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Transplantation. 1986 Mar;41(3):388-91.

Cyclosporine metabolism and pharmacokinetics following intravenous and oral administration in the dog.

Abstract

The influence of assay method on single dose cyclosporine (CsA) pharmacokinetics was studied in nine dogs receiving either i.v. or oral CsA. Samples were drawn from hepatic, portal, and systemic veins at various times after the dose and CsA levels were determined by radioimmunoassay (RIA) and high-performance liquid chromatography (HPLC). Blood concentration-time data were analyzed by nonlinear least-squares regression, using two-compartment models. RIA/HPLC ratios for all samples were greater than one, and did not change significantly over time. The mean RIA/HPLC ratios for samples drawn from all three veins were higher after oral than i.v. doses of the drug (P less than 0.05). Area under the concentration-time curve (AUC) was higher and systemic clearance (CIs) lower than calculated on the basis of RIA results, regardless of the route of administration. AUC calculated for CsA metabolites (RIA-HPLC) was highest in the portal vein after an oral dose of CsA. Bioavailability was 20.4% and 27.0% when estimated using HPLC and RIA data, respectively. The mean CsA metabolite index (CMI), when calculated for hepatic, portal, or systemic vein, was greater when the drug was administered orally. The mean hepatic extraction ratio (HER) of the parent drug and for CsA metabolites was approximately 23% in i.v. and p.o. studies. These results suggest that the gastrointestinal tract may play a role in the metabolism of CsA when the drug is administered orally. In addition, if CsA metabolites not measured by HPLC have either toxic or immunosuppressive properties, the RIA assay may be more useful for monitoring patients.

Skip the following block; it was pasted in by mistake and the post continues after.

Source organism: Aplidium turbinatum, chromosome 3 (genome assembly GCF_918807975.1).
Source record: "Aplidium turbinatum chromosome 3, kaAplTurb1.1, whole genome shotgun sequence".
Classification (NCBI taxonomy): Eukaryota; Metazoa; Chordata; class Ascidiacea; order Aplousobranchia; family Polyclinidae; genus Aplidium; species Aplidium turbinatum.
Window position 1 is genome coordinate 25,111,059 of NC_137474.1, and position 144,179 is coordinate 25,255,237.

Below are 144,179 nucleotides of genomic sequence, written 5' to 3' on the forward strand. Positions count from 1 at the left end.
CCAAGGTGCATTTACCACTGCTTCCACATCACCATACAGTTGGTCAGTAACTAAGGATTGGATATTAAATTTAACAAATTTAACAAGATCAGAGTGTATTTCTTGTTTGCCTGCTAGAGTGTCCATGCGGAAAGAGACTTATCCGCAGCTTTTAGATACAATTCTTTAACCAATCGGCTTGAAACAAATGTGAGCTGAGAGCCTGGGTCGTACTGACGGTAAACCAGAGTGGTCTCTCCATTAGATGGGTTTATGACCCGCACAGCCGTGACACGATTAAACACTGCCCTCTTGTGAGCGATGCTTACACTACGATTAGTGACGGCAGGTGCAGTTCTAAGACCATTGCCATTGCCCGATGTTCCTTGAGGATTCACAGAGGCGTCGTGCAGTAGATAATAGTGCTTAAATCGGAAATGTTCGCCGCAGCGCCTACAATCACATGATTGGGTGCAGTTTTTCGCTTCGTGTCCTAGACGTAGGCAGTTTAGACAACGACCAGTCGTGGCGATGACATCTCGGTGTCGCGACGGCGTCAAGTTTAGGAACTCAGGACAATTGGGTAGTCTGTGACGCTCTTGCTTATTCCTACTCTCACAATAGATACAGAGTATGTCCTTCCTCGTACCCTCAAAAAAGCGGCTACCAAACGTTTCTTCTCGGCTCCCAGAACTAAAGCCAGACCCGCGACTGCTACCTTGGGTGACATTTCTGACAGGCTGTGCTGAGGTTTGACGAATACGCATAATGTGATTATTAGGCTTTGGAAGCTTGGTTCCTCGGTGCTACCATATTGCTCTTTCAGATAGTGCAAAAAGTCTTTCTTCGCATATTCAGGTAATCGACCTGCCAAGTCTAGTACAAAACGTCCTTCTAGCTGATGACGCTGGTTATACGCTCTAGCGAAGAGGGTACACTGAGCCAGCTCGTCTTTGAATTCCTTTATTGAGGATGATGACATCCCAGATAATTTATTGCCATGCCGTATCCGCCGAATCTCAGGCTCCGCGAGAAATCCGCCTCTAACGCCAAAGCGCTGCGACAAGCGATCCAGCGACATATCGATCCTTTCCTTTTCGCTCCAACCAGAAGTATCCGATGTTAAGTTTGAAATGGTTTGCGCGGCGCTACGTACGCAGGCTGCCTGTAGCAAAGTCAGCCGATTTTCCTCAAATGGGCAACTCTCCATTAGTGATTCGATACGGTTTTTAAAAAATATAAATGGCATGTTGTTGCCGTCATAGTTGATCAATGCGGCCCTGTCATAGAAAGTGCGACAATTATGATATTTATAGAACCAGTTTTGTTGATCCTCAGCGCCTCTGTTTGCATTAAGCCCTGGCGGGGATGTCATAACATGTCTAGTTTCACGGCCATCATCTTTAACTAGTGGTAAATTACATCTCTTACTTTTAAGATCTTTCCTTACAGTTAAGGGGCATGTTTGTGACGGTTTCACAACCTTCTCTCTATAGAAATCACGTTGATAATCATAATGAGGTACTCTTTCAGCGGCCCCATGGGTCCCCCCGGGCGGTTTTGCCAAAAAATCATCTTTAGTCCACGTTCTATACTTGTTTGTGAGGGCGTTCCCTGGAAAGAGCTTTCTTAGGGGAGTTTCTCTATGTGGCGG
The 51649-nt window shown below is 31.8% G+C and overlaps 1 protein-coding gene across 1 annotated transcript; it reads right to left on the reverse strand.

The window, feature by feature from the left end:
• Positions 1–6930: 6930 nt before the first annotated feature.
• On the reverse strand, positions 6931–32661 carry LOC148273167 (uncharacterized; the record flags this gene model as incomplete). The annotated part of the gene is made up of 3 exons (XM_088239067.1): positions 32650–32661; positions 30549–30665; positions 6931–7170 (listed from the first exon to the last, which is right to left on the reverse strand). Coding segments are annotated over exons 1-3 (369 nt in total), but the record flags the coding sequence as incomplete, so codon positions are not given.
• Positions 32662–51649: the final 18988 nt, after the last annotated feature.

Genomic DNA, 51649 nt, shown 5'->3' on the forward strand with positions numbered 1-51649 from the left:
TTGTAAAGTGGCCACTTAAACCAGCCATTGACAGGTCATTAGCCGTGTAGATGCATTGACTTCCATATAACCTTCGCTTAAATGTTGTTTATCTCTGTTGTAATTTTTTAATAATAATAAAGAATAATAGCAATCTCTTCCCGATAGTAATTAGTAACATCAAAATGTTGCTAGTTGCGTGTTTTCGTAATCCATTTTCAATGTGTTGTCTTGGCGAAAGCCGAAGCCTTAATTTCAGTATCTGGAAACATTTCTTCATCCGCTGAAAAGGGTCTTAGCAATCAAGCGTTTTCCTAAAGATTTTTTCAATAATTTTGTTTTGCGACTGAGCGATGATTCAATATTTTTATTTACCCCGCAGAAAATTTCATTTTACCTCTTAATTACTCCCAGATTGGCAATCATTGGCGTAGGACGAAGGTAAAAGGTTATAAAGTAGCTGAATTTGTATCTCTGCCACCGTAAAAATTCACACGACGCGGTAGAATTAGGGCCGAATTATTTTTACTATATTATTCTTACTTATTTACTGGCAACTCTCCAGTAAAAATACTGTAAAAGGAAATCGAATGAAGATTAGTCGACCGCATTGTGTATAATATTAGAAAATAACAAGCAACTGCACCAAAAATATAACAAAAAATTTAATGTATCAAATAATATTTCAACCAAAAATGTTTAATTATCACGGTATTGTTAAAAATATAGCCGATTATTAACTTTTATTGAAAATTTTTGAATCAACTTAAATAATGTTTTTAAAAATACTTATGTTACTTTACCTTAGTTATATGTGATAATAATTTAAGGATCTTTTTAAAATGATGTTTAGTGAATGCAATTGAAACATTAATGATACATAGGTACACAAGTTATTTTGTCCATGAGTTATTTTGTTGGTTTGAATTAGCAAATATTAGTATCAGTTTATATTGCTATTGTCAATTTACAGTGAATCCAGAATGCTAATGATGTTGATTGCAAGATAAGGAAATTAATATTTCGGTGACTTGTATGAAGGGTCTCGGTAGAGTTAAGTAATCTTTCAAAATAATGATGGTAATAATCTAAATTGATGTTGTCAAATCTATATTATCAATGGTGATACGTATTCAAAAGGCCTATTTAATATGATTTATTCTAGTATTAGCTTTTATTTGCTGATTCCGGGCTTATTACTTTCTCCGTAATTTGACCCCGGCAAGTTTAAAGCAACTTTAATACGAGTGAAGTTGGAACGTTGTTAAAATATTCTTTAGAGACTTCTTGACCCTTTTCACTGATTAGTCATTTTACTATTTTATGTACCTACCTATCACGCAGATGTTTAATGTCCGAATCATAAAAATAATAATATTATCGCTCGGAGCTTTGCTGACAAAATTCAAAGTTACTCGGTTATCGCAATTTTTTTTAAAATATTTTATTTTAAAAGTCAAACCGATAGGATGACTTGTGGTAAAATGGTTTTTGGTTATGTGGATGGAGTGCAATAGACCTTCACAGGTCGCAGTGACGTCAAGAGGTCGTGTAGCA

PMID:
3952805
[PubMed - indexed for MEDLINE]
PMCID:
PMC3000222
Free PMC Article

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